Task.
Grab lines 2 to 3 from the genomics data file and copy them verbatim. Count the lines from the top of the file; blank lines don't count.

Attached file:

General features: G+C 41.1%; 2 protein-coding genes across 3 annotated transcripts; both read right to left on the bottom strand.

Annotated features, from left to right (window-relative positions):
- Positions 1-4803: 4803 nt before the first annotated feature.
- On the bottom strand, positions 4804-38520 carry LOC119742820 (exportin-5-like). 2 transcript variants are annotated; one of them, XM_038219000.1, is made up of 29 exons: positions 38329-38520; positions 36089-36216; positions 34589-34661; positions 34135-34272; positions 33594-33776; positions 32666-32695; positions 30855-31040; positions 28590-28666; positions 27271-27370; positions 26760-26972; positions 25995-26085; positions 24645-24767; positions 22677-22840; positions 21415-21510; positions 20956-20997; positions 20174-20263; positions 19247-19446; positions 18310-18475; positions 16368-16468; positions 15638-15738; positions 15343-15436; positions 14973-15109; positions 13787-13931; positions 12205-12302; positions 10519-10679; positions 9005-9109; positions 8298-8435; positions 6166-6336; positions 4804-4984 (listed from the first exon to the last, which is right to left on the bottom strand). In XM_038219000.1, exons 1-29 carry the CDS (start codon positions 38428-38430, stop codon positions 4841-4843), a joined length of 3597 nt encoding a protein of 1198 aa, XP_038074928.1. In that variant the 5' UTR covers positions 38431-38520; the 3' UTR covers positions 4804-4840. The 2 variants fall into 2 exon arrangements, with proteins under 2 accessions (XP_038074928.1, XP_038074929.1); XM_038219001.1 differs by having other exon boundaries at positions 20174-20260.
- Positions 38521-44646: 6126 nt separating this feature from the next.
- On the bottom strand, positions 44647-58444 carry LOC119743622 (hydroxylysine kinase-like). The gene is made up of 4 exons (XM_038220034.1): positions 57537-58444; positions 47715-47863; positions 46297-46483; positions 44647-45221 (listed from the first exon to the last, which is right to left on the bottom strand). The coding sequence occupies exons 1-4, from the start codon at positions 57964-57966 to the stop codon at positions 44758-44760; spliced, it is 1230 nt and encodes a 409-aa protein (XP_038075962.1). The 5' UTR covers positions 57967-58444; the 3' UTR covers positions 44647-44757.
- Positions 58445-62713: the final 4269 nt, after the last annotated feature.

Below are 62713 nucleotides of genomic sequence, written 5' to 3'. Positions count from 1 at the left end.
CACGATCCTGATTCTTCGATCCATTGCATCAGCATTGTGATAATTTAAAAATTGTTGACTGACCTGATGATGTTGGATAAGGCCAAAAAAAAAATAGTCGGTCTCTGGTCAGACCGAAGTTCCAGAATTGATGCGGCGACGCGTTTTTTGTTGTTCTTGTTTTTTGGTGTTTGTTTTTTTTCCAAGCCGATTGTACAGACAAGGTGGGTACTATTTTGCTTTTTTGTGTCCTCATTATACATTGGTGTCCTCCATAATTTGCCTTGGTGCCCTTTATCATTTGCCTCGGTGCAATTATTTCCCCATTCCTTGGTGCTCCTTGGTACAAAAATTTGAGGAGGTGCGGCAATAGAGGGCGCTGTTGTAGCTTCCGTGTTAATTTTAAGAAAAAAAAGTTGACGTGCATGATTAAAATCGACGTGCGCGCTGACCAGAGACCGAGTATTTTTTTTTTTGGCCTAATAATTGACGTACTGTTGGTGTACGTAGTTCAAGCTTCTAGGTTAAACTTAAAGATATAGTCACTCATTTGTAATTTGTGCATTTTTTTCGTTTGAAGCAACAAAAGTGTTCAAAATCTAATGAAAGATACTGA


Annotated features, from left to right (window-relative positions):
- Positions 1-4803: 4803 nt before the first annotated feature.